Social Entrepreneurs Providing New Channels for Savings for the Poor?

In the past few years, poor people are increasingly gaining access to financial services - to make payments and deposits - through the expansion of branchless banking.  As researchers from CGAP, the Gates Foundation and other institutions have noted, partnerships between banks and other village based institutions such as post offices, retail institutions and microfinance organizations have played an important role in increasing the access to services to poor people living in low-density areas.
At Ashoka, we have seen an increase in another important force.  Social entrepreneurs from different fields (education, health, etc.) are creating channels through which the poor can save. To achieve their social goals social entrepreneurs are often in constant contact with people in the villages and they develop strong network of trust and credibility - more so than other more traditional organizations such as small business or local government offices. In most cases, these branchless banking solutions are located in remote villages where there are no options for banks to partner with traditional branchless banking agents (for example, large retail chains or franchises or more traditional microfinance institutions).
One example of this type of entrepreneurial venture is Aisect (founded by Santosh Choubey), India’s leading IT Training and Services for rural areas, with over 8000 centers in 27 states and 3 union territories. Aisect developed a partnership with the State Bank of India as a Business Facilitator and as Business Correspondent providing banking services in the unbanked areas of the country to hundreds of thousands of people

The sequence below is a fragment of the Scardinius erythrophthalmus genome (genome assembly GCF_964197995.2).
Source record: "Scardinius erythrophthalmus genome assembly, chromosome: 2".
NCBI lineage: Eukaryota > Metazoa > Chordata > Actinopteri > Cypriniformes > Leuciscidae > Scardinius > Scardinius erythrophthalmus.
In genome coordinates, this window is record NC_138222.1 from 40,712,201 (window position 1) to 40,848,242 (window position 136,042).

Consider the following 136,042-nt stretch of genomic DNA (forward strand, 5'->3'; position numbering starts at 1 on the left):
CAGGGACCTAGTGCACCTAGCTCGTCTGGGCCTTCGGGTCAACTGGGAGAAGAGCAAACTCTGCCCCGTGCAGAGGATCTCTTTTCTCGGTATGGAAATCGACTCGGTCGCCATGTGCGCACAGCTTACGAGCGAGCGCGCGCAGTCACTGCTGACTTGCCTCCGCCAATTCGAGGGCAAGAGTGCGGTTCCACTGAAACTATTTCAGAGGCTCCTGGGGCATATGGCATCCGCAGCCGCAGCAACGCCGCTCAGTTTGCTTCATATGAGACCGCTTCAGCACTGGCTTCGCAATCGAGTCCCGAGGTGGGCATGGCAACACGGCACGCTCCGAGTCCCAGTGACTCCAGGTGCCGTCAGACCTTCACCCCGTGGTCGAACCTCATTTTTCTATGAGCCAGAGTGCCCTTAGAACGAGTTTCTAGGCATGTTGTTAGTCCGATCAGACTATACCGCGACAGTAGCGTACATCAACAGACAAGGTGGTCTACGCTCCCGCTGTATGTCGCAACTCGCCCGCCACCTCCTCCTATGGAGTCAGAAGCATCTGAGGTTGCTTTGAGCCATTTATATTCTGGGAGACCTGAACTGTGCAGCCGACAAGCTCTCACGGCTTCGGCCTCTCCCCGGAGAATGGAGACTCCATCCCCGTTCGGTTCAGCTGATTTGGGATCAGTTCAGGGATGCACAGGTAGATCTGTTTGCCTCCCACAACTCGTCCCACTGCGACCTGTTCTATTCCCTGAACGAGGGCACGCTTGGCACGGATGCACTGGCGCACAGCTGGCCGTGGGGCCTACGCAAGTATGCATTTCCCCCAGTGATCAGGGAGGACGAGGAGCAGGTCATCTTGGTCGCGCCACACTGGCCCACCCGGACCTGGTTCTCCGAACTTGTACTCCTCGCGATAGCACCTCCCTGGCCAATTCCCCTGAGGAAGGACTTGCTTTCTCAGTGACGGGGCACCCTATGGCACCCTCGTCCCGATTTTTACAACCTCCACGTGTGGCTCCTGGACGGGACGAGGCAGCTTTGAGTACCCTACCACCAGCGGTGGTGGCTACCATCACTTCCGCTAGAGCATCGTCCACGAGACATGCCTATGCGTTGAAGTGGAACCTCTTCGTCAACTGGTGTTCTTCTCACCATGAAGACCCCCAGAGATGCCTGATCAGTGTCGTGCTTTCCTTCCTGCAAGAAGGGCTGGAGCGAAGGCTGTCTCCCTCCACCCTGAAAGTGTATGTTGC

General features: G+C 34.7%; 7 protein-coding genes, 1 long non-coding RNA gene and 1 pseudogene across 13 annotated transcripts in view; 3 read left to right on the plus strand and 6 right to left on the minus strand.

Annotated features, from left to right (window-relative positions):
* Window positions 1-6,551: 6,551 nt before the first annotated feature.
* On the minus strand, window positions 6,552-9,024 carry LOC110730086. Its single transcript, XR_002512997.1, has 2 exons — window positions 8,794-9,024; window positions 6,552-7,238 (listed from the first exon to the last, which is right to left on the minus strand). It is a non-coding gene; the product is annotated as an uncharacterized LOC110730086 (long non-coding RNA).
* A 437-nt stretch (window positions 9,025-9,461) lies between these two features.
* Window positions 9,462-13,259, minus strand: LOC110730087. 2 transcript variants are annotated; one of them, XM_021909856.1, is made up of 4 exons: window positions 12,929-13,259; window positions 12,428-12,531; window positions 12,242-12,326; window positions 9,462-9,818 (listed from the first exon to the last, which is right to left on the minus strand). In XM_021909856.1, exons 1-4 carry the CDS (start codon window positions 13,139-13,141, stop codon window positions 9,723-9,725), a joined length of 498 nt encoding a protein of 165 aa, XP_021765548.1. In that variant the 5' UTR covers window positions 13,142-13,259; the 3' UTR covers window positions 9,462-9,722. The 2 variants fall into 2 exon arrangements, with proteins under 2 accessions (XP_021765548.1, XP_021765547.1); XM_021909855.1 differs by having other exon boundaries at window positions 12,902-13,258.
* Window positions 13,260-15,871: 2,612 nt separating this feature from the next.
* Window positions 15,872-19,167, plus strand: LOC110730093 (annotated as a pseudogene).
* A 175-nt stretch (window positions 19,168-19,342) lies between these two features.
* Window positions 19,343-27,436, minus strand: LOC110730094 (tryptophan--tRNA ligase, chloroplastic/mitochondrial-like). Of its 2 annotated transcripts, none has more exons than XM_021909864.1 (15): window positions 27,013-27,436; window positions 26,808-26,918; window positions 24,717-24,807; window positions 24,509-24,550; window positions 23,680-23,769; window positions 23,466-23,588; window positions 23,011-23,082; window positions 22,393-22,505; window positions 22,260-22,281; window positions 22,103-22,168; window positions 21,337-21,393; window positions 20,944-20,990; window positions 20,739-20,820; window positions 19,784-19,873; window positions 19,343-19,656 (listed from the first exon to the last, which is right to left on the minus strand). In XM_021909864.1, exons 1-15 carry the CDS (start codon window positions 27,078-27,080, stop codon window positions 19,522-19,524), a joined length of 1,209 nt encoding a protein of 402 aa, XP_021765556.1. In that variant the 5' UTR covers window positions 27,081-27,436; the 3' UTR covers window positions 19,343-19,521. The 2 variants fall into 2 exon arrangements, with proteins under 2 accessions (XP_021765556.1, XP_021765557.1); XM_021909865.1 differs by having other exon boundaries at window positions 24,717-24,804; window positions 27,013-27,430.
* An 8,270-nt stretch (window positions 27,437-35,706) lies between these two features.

Another powerful example is the participation of Banco Palmas (founded by Ashoka Fellow Joaquim Melo), in a hybrid value chain with a bank. Melo founded the Social Enterprise Banco Palmas in 1998 to help develop formal and informal businesses in the favelas outside of Fortaleza (Ceara, Brazil).  By 2011, there were 54 organizations throughout 12 states in Brazil following the model of Banco Palmas.  This network has a partnership with Banco Caixa to give access to formal savings accounts to its customers. On average 17,000 saving transactions are executed monthly at the main branch of Palmas .  This partnership allow communities located far from traditional banks or those that are elderly or disabled and have difficulty commuting, access to basic banking services. 
These are only two examples of social entrepreneurs using their traditional customer service offices (community centers, IT centers, etc) as branchless banking centers to offer savings services in a commercially viable way, but it is an increasingly popular model. Considering the capillarity of the initiatives of social entrepreneurs and the network of trust they have built in the communities they operate, it may be interesting to consider them as an agent with potential to generate solutions of branchless banking benefiting thousands of poor people.
Marcelo Ber is program manager of Microsaving - Social Financial Services at Ashoka. He is also a Reynolds Fellow in Social Entrepreneurship at NYU Wagner.